There are even swirling colour portals that let you link two different-coloured strings of orbs. If you pay attention and think out each move, you can wind up delivering some devastating attacks.

Victory for sale

You need every speck of strategy and luck available to you if you want to get ahead in Spirit Stones. It's a rough game. The difficulty soars early in the experience, and it's impossible not to wonder if this "free" game's level of challenge is actually fair.

To return to Spirit Stones's obvious inspiration, the challenge in Puzzle & Dragons climbs slowly, and the game gives you ample opportunity to build up your army. You win plenty of cards after battles, which can go back into levelling up your main roster. Puzzle & Dragons is also generous with handing out hard currency, so it's not a huge chore to save up magic stones and try an occasional rare card draw.

By comparison, it's quite rare to win cards at the end of a battle in Spirit Stones unless you play a level several times over. Easier said than done: every time you enter a level, you use up stamina. Stamina refills slowly over time, but it can also be bought with the game's hard currency (wine and gems, in this case).

If you don't mind playing intermittently you'll be fine with Spirit Stones's wait timers, but more committed gamers will find the interruptions intolerable.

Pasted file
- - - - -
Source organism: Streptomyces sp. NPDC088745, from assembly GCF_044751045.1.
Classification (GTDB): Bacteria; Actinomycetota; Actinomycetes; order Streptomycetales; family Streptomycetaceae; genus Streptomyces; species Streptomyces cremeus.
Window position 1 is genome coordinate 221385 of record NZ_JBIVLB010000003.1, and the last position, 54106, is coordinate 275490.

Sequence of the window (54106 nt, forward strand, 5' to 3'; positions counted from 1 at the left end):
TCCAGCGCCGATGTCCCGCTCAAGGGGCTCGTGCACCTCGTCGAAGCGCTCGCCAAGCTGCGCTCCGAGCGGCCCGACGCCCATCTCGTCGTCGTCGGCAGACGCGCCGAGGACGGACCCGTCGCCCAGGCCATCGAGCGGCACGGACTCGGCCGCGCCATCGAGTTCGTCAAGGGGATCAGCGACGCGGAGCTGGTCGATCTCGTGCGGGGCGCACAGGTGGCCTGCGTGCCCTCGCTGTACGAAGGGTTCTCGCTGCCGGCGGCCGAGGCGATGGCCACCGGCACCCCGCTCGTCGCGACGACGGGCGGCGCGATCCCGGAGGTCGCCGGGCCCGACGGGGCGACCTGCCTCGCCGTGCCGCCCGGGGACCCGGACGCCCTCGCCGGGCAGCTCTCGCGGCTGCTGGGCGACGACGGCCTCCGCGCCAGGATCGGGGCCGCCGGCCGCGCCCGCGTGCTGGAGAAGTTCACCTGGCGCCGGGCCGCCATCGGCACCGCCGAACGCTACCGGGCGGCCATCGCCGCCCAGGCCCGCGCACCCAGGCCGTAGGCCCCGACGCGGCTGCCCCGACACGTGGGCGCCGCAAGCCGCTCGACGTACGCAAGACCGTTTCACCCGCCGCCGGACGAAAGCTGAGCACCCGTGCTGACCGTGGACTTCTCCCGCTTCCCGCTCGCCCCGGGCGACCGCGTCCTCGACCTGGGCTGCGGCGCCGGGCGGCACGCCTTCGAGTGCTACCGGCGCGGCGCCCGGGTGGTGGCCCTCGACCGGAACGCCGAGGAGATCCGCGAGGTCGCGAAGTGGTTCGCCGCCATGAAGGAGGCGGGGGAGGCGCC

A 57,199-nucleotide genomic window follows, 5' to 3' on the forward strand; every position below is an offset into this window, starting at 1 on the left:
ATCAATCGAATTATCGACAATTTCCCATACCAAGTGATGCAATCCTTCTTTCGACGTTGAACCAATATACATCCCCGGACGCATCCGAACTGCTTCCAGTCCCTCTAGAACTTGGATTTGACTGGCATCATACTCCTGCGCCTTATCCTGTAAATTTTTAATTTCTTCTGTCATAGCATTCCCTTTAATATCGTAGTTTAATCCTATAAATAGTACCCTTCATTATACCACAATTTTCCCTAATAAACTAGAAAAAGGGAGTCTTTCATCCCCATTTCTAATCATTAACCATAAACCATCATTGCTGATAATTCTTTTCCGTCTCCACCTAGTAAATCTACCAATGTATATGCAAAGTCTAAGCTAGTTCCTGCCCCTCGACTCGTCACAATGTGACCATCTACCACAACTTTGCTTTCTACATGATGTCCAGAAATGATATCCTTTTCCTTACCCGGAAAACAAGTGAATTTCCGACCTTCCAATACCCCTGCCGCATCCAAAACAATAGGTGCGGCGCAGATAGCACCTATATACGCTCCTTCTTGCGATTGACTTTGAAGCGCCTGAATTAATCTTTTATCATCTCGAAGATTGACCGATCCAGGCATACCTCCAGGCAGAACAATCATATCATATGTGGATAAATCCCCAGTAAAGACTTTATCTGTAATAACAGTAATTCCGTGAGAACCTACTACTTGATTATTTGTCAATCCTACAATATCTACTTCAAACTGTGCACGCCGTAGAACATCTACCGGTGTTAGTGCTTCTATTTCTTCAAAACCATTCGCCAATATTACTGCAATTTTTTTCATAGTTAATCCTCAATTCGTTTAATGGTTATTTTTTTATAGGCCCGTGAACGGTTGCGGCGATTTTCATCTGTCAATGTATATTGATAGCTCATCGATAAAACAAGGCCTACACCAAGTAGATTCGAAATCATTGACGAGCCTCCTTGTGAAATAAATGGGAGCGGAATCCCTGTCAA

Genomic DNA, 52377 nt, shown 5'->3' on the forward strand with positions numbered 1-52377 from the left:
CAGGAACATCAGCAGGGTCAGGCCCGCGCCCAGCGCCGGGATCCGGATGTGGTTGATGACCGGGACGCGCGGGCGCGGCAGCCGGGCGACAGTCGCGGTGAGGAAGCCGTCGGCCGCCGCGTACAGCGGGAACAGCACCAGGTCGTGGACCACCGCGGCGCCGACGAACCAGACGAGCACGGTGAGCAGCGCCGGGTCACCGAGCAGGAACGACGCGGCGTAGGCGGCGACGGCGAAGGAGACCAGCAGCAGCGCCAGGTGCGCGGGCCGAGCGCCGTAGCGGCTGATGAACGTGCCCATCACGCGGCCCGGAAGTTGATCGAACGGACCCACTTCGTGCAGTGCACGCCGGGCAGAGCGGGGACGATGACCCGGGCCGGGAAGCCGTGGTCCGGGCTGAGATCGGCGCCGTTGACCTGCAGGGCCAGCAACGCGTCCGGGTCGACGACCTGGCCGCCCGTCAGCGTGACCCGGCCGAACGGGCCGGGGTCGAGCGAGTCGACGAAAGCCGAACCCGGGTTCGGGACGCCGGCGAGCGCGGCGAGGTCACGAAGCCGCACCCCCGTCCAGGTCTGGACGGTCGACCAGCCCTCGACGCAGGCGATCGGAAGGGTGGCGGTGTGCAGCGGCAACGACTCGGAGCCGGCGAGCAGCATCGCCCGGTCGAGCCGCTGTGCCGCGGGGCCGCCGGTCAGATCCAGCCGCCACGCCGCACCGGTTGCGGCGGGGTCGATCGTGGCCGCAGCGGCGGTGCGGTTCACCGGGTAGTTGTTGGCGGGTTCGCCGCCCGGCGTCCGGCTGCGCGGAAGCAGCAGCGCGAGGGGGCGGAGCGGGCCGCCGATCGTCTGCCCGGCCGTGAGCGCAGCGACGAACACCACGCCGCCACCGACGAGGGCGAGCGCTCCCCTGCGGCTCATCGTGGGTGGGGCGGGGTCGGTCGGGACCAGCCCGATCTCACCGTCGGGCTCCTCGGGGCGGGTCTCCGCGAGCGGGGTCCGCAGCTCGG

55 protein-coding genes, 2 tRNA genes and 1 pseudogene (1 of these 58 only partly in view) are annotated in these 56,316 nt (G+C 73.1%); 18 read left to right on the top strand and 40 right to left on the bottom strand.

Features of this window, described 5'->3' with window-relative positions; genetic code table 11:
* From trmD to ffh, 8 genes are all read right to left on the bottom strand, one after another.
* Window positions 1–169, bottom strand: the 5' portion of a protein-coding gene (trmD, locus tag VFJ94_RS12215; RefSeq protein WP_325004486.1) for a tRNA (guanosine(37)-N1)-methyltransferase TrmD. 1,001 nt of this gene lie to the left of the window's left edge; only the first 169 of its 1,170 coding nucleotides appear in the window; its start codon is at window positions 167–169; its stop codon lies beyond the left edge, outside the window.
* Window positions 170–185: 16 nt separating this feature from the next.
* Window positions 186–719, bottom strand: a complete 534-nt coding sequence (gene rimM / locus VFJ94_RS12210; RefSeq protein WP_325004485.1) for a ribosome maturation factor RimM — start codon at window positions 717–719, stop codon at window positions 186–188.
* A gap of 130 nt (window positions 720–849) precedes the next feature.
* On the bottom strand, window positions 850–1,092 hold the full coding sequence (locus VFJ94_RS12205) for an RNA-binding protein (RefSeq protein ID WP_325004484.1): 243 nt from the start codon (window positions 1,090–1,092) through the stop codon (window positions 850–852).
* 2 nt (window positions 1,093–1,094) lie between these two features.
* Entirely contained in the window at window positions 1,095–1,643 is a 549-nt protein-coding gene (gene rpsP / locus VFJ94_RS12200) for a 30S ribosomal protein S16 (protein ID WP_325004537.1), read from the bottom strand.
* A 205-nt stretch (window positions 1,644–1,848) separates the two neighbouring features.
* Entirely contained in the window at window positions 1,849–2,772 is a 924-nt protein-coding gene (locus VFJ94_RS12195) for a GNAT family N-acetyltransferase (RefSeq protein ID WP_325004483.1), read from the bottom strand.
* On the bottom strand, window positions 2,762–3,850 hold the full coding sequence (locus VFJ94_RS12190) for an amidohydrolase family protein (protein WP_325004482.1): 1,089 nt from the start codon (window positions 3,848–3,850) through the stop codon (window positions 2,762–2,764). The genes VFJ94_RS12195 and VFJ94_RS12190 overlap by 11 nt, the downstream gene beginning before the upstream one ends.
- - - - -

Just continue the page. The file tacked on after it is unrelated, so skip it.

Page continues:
Having no cards means it's difficult to power-up your deck unless you spend some gems. Said gems are rarely handed out as freebies, so if you want 'em, you're probably going to have to buy 'em.

Cards With Friends

To its credit, Spirit Stones has robust multiplayer options that offer a nice change of pace when the single-player campaign gets on your last nerve. Once you reach level 10, you can pit your deck against other players to win glory and gold. If you perform especially well, you can win cards.

There's even a "Hellgate" multiplayer mode that lets you and your friends team up and take on particularly nasty monsters. If you have confidence in your deck, visit the Hellgate for an ego boost (or deflation).

Spirit Stones is good fun at the outset, but the misjudged currency system ensures that it stops being fun as soon as the enemies start making mincemeat out of you. Paying to enhance your enjoyment of a freemium game is one thing, but paying to temporarily get yourself out of a pit of difficulty or to avoid a lengthy wait is an acquired taste at best.
 
Spirit Stones
Reviewer photo
Nadia Oxford | 11 November 2013
Spirit Stones is a solid puzzle-battle game, but progression is difficult if you don't want to spend money on new cards and stamina refills.
 
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Nov 2013
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Sam Miltion | 07:35 - 26 November 2013
One of the most fun TCGs I've played in a while, check out the wiki I started here:

http://www.SpiritStonesWiki.com